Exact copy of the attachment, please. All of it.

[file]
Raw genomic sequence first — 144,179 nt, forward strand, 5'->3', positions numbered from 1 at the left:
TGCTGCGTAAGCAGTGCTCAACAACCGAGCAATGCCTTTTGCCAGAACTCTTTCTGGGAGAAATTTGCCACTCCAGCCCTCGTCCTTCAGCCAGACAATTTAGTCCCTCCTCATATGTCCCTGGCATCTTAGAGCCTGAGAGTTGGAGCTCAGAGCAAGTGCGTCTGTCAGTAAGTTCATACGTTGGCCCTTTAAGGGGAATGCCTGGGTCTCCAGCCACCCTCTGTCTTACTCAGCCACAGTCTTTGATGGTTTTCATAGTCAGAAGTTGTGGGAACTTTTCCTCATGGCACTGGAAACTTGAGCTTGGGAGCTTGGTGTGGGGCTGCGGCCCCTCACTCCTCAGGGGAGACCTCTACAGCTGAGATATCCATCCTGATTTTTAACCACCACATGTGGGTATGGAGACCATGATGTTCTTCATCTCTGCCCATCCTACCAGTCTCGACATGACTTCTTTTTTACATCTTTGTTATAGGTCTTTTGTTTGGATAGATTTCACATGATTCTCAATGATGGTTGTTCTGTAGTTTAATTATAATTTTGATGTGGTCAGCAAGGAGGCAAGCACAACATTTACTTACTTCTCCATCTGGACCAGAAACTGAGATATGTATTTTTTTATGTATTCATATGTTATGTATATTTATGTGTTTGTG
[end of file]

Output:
Raw genomic sequence first — 144,179 nt, forward strand, 5'->3', positions numbered from 1 at the left:
TGCTGCGTAAGCAGTGCTCAACAACCGAGCAATGCCTTTTGCCAGAACTCTTTCTGGGAGAAATTTGCCACTCCAGCCCTCGTCCTTCAGCCAGACAATTTAGTCCCTCCTCATATGTCCCTGGCATCTTAGAGCCTGAGAGTTGGAGCTCAGAGCAAGTGCGTCTGTCAGTAAGTTCATACGTTGGCCCTTTAAGGGGAATGCCTGGGTCTCCAGCCACCCTCTGTCTTACTCAGCCACAGTCTTTGATGGTTTTCATAGTCAGAAGTTGTGGGAACTTTTCCTCATGGCACTGGAAACTTGAGCTTGGGAGCTTGGTGTGGGGCTGCGGCCCCTCACTCCTCAGGGGAGACCTCTACAGCTGAGATATCCATCCTGATTTTTAACCACCACATGTGGGTATGGAGACCATGATGTTCTTCATCTCTGCCCATCCTACCAGTCTCGACATGACTTCTTTTTTACATCTTTGTTATAGGTCTTTTGTTTGGATAGATTTCACATGATTCTCAATGATGGTTGTTCTGTAGTTTAATTATAATTTTGATGTGGTCAGCAAGGAGGCAAGCACAACATTTACTTACTTCTCCATCTGGACCAGAAACTGAGATATGTATTTTTTTATGTATTCATATGTTATGTATATTTATGTGTTTGTG